DISTINGUISHING BETWEEN WANTS, NEEDS, and RIGHTS: A want is a desire, whereas a need is a necessity and rights constitute entitlements. Human rights are mutual, equal, universal, non–discriminatory, inalienable, indivisible, and interdependent.
EQUITY: The proportional distribution or parity of desirable outcomes across groups. Sometimes confused with equality, equity refers to outcomes, while equality connotes equal treatment. Where individuals or groups are dissimilarly situated, equal treatment may be insufficient for or even detrimental to equitable outcomes. An example is individualized educational accommodations for students with disabilities, which treat some students differently in order to ensure their equitable access to education. (See Parity)
ETHNICITY: The shared sense of a common heritage, ancestry, or historical past among an ethnic group (see Ethnic Group). Ethnicity is a distinct concept from race, as illustrated by the fact that Hispanics, designated an ethnic group in the U.S., may nevertheless be of any race. In accordance with the Office of Management and Budget definition of ethnicity, the U.S. Census Bureau defines ethnicity or origin as the heritage, nationality group, lineage, or country of birth of the person or the person's parents or ancestors before their arrival in the United States.
FEMINISM: Refers broadly to an ideology and movement advancing full gender equity. [T]he most effective versions of feminism acknowledge the various ways gender, class, race and sexual orientation inform each other.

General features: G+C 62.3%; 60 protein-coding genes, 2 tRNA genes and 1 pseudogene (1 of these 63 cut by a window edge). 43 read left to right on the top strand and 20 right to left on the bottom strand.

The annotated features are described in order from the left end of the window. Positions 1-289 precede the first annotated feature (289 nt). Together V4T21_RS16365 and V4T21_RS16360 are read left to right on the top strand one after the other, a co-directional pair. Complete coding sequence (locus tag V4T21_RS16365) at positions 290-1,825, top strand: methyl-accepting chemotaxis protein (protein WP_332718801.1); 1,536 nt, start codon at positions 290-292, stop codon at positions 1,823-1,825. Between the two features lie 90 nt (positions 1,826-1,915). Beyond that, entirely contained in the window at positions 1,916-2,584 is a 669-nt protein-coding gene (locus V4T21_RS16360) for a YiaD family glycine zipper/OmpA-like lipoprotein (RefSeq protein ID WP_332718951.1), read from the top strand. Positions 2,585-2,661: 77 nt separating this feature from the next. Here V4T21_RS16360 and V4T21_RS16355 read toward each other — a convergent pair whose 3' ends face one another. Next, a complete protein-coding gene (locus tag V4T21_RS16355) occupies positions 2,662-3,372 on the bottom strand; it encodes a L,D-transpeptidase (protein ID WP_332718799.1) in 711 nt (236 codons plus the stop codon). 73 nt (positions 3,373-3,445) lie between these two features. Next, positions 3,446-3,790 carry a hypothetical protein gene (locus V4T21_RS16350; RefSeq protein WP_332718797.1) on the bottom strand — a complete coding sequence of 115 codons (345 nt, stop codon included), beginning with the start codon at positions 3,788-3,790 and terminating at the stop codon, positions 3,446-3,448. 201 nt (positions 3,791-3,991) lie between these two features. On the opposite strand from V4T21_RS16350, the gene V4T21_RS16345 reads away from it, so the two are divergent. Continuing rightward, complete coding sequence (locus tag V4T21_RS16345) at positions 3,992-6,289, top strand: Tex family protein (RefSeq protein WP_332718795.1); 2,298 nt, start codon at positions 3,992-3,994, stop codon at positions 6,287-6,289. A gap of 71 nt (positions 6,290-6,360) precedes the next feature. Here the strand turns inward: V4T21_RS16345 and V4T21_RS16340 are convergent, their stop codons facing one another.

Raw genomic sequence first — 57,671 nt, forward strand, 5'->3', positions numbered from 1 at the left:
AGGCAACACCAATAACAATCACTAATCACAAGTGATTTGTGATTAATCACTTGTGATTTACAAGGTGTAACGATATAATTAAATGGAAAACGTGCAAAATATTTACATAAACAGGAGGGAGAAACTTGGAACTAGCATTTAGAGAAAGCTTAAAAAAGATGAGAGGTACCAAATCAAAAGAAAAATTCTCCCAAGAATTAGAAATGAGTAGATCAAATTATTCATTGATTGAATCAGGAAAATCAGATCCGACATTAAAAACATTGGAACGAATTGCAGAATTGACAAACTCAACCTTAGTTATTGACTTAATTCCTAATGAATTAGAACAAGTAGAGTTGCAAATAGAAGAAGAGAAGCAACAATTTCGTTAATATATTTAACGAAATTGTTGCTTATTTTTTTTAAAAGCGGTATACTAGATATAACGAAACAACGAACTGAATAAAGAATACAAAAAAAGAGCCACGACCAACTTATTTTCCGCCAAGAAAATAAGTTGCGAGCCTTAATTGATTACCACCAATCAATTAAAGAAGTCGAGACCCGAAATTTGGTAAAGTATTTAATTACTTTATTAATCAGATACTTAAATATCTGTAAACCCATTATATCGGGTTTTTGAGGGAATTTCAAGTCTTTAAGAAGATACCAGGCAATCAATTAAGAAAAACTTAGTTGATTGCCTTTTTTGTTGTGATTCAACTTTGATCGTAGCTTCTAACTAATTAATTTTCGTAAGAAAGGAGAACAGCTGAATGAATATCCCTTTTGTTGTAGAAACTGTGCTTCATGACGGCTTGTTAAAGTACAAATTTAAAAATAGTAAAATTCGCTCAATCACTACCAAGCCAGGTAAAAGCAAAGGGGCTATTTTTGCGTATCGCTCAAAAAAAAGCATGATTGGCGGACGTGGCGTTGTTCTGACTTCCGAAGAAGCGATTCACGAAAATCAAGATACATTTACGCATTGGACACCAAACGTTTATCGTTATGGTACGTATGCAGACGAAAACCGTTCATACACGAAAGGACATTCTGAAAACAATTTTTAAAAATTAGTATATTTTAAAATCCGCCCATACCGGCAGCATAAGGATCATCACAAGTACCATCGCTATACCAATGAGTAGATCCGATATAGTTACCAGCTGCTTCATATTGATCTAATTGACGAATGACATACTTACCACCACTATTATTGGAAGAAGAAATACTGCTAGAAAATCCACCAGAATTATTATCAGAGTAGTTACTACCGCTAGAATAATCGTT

GAY: The word appeared in popular culture in the 1970s to describe homosexuals. It is used mainly as an adjective and underscores sexual orientation as one aspect of an individual, not as the total individual.
GENDER IDENTITY: An individual's internal sense of being male, female, or something else. Since gender identity is internal, one's gender identity is not necessarily visible to others.
GENDER EXPRESSION: How a person represents or expresses one's gender identity to others, often through behavior, clothing, hairstyles, voice or body characteristics.
GENDER FLUID: A gender identity which refers to a gender which varies over time. A gender fluid person may at any time identify as male, female, neutrois, or any other non-binary identity, or some combination of identities.
GENDER NON-CONFORMING: A term used by some individuals whose gender expression is different from societal expectations related to gender.
GENDER ROLES: Society places arbitrary rules and roles, how one is supposed to act, dress, feel, think, relate to others, etc., on each of us based on a person’s sex (what genitalia they have).
GENDERQUEER: A term used by some individuals who identify as neither entirely male nor entirely female.